Summary: Facelift. HTC re-engineered their One X, packing their current top model, the One X+, with a few more horsepower and a bigger tank under the hood. But those aren't the only renovations. A run on our rugged test track shows what else is inside and how the revisions have altered the device.
Pros: Attractive design & case, 64 GB internal storage space (net ~55 GB), 25 GB Dropbox storage space (2 years), NFC, Android 4.1 with HTC Sense UI 4+, Strong wireless module, Camera module (8 megapixel, video recording in 1080p, LED flash), High resolution SLCD2 IPS touchscreen with good luminosity, Precise and quick input devices, Strong application and graphics performance, Low power requirements, The Tegra 3+ processor's performance, the intuitive HTC Sense user interf...
Cons: Missing LTE support, No card reader for storage expansion, Stereo headset with unimpressive sound, Power button's reaction somewhat unclear, In the new top model we would like to have seen LTE and a card reader at long last.
Conclusion: So does the HTC One X+ warrant your attention? It’s certainly not as snazzy as say the Google Nexus 4 or any of the recent Samsung lineup, but it’s still a decent Android phone that looks good and works fairly well. It’s not worth upgrading if you currently own the HTC One X, but apart from that it’s a decent Android phone that offers a great Jelly Bean experience.
Summary: Although HTC has officially launched the One X+ at Rs.40,190, we’re yet to see it in online stores. Seeing how this is the MRP of the device, we expect the street price to be a little less at around Rs.38,000. Compared to the old phone, which still retails for Rs.35,000, the One X+ is definitely a worthy successor.
Excerpt: What happens when you create an insanely nice device but it never really takes off? If you’re HTC, you try, try again. The HTC One X hit shelves before the Galaxy S3, iPhone 5, and almost every other major flagship phone, and was better than a lot of them, but it’s not always about who’s the best. The One X was quickly forgotten in favor of better advertised, better branded competition, but now it’s back.
Pros: Beautiful, vivid screen, 64GB of storage, Great camera, Durable, stylish design
Cons: Disappointing battery life, No microSD slot, Non-removable battery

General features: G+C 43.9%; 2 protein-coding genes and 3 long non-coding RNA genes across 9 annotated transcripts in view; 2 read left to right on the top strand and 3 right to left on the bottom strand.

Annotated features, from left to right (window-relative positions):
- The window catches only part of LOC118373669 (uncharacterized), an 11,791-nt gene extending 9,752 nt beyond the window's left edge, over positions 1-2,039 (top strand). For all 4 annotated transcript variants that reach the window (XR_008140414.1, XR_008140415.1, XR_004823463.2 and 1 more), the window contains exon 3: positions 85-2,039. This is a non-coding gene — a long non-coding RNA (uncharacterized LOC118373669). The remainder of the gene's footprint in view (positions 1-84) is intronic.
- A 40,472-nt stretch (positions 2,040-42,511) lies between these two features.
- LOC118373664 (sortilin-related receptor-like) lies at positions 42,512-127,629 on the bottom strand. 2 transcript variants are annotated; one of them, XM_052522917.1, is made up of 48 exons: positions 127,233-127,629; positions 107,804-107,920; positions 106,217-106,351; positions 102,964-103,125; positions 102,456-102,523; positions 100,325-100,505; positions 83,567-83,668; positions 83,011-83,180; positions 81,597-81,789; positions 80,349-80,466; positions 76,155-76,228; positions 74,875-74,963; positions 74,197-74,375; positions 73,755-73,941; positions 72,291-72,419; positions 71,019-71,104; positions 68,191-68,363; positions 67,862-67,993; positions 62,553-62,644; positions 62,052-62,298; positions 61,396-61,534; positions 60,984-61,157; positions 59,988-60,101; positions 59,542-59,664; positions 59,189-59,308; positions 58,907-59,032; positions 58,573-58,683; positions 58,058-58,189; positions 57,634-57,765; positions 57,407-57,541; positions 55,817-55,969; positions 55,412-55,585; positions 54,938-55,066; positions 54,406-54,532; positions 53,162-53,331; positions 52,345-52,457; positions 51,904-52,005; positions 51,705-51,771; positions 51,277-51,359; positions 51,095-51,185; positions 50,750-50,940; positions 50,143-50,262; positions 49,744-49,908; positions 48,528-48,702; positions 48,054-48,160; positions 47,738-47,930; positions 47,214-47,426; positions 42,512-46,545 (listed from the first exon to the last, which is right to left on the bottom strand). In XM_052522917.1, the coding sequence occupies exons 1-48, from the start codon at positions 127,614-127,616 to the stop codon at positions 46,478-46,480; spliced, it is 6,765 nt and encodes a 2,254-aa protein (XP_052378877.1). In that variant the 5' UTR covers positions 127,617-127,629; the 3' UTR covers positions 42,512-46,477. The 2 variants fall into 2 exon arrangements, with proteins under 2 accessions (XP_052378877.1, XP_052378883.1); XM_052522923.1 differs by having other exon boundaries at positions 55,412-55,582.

Conclusion: A good thing just got better: with a faster processor, gobs of internal storage and a higher capacity battery, the HTC One X+ is an excellent evolutionary improvement over one of HTC's top phones, the One X. If you already own a One X that's not likely to sell you on an out of contract upgrade, but for those who are shopping for a new phone on contract, the One X+ holds up nicely against the top smartphones on AT&T.
Pros: Superb display, lovely design, comfy in hand, very fast.
Cons: Battery is sealed inside, no microSD card slot though you do get 64 gigs of internal storage.
Summary: HTC really puts the + in the One X+. The company took an already excellent Android smartphone and souped up the graphics and camera performance, quadrupled the amount of internal memory to 64GB, and increased its endurance by an hour.
Pros: Long battery life, Amazing graphics performance, 64GB of internal memory, Thumping Beats Audio, Beautiful design, Fast and sharp camera
Cons: Weak built-in speakers, Phone is a bit large, Mediocre camera image quality
Summary: If you can live without 4G, the HTC One X+ is a mighty phone. It’s fast, furious and utterly beautiful, with build quality matching if not surpassing that of the iPhone 5. That said, it might just be worth waiting. As cracking a blower as it is, the HTC One X+ is only an incremental update on the One X - and it’s clear a massive, full HD overhaul is on the way in the shape of the HTC J Butterfly.
Summary: An incremental update of the existing One X, HTC’s latest handset certainly isn’t wanting for raw power, but the problem of battery stamina remains. Compared to the competition, the One X+ makes less of a splash than its predecessor did.
Pros: Large screen; fast processor; massive internal storage.
Cons: Battery life is poor; screen has flex issues.